The D.C. public school system has been watching Kimberly Moses ever since she graduated from Whittier Elementary School in Northwest. She had a perfect attendance record then. She still had a perfect record when she graduated from Paul Junior High School.

And through every school day at Coolidge High -- no matter how bad the weather, and no matter what her mood or the condition of her homework -- Moses's record stayed perfect.

When the 18-year-old graduated earlier this month from the high school in Takoma, she had achieved 13 years of perfect school attendance.

In a school system where truancy and absenteeism are rampant, where about 40 percent of all high school students drop out, Moses defied the odds and arrived on time for school every day.

For doing so, she collected an award from the public schools and a $500 check from the McDonald's restaurant corporation.

Moses had received recognition for her attendance achievements for the past seven years at school awards ceremonies.

"This is something that I wanted to do," Moses said. "But a lot of it was inspired by the speeches at the {earlier} awards ceremonies. The school board has been very kind to me. They asked me to be a role model and I didn't want to let them down."

That was not the only inspiration for her getting up and out of the house on cold winter mornings.

"I'm an only child and I feel it's boring being home alone. I'd rather be at school with my friends," said Moses, who had a whirlwind high school career participating in volleyball, varsity tennis, student government and the National Honor Society.

During her junior year in high school, Moses spent six months as a congressional page, working for District Del. Walter E. Fauntroy's office. Never escaping the alarm clock, Moses was required to attend school on Capitol Hill from 6 a.m. to 10 a.m., before Congress's morning sessions. Again, she was never late or absent.

Moses is an avid reader but said she doesn't "always keep up with homework." She graduated in the top 10 percent of her class and has been accepted by St. Augustine College in Raleigh, N.C., where she will study office administration and possibly computer science.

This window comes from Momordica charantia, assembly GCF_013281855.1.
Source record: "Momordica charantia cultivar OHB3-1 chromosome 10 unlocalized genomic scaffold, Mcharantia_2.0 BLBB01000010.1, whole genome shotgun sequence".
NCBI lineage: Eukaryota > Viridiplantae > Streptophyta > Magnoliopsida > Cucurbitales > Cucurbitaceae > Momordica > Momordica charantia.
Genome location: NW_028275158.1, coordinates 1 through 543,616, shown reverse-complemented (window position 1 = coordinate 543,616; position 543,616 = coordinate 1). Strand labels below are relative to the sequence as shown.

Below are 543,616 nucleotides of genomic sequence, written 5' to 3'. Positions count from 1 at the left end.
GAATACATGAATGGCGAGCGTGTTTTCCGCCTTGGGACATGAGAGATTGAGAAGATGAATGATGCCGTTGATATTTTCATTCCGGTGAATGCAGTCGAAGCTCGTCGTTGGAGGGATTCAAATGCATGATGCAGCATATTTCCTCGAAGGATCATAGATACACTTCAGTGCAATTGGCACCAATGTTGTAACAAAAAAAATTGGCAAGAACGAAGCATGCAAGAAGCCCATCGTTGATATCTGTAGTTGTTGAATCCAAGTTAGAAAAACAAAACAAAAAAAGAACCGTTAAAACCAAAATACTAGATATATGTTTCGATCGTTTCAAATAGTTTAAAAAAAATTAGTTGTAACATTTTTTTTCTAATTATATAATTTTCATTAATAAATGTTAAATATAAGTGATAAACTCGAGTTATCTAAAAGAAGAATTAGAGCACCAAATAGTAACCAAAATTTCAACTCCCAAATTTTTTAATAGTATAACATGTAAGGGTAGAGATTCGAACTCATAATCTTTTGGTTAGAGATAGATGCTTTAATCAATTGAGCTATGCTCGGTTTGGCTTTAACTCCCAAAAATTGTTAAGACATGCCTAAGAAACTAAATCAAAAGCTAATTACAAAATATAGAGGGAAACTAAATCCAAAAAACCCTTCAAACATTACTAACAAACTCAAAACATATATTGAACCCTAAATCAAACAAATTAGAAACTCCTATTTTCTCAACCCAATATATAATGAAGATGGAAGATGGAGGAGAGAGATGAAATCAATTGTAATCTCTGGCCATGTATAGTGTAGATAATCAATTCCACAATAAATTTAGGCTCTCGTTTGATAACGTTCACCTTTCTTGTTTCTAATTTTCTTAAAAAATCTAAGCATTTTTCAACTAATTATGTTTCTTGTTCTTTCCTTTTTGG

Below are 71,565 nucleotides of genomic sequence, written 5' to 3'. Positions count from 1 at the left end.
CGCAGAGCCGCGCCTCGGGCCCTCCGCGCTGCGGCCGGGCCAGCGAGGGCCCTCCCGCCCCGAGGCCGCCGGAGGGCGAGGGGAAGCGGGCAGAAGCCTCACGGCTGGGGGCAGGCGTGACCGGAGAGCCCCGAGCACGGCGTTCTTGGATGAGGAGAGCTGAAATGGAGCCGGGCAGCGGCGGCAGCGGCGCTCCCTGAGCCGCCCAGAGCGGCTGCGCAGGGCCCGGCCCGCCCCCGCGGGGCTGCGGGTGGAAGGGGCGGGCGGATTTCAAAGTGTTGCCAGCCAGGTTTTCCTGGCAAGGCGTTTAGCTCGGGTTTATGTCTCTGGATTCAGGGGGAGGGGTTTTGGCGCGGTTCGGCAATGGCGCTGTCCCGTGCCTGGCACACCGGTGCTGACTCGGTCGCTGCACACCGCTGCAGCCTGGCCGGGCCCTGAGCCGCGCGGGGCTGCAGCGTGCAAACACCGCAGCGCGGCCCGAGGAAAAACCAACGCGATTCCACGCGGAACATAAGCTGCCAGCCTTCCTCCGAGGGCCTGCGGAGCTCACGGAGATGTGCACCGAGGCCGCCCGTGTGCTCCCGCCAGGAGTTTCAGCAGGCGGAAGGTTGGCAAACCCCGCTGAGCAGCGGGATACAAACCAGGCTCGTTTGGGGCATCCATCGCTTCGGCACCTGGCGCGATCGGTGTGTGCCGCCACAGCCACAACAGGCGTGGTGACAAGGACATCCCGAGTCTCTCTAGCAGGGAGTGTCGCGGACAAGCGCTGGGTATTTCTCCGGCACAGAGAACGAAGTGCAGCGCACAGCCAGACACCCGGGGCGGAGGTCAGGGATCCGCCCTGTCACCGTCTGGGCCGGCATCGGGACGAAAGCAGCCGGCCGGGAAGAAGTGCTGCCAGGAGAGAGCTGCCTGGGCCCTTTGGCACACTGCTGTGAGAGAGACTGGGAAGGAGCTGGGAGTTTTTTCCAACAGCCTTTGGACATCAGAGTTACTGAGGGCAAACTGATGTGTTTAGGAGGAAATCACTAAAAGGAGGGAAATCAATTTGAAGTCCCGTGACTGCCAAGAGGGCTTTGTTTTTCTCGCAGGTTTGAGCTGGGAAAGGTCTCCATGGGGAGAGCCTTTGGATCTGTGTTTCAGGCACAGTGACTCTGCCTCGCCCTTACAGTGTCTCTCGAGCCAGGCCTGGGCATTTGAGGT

Her friends at school and at St. Stephen's Baptist Church, where she sings in the Youth Choir and is secretary of the Sunday School, have been supportive of her attendance record ever since she was in grade school, Moses said.

"They are proud of me. But when kids who don't know me well hear about my record, they insist, 'Oh no, that isn't true. You were absent one day last November,' or 'You were late last week.' They just can't believe it."

Etheleen Mason, her homeroom teacher at Coolidge for three years, believes it and is not surprised.

"Kimberly appears to be a happy person who feels good about herself," said Mason, who taught Moses word processing. "It takes a happy attitude to be motivated. She also has strong support from her home."

Liz Moses, however, gives her daughter full credit, but notes it "couldn't have been done without her good health."

"Kimberly is the kind of child who never gave in to the little aches and pains," she said.

"We owe a lot to Emma Parker," a friend of the family, who on several occasions was able to pick up Kimberly at school when the nurse called and said that Kimberly wasn't feeling well, Liz Moses said. Parker would work on Kimberly with hot soup and aspirin, or take her to the doctor if necessary, and then get her back for afternoon class so she wouldn't miss any time.

Also, "Kimberly has had a lot of support from her grandfather and uncles and aunts, who were pushing for her all the way," said Liz Moses. "She's been an inspiration to us all. Her father {Frank} and I didn't have perfect attendance in our schooling, but in our jobs we both do, or at least we try."

Is Kimberly Moses ever late for anything?

"Library books," she said, laughing. "I'm terrible at returning them on time. They're always overdue."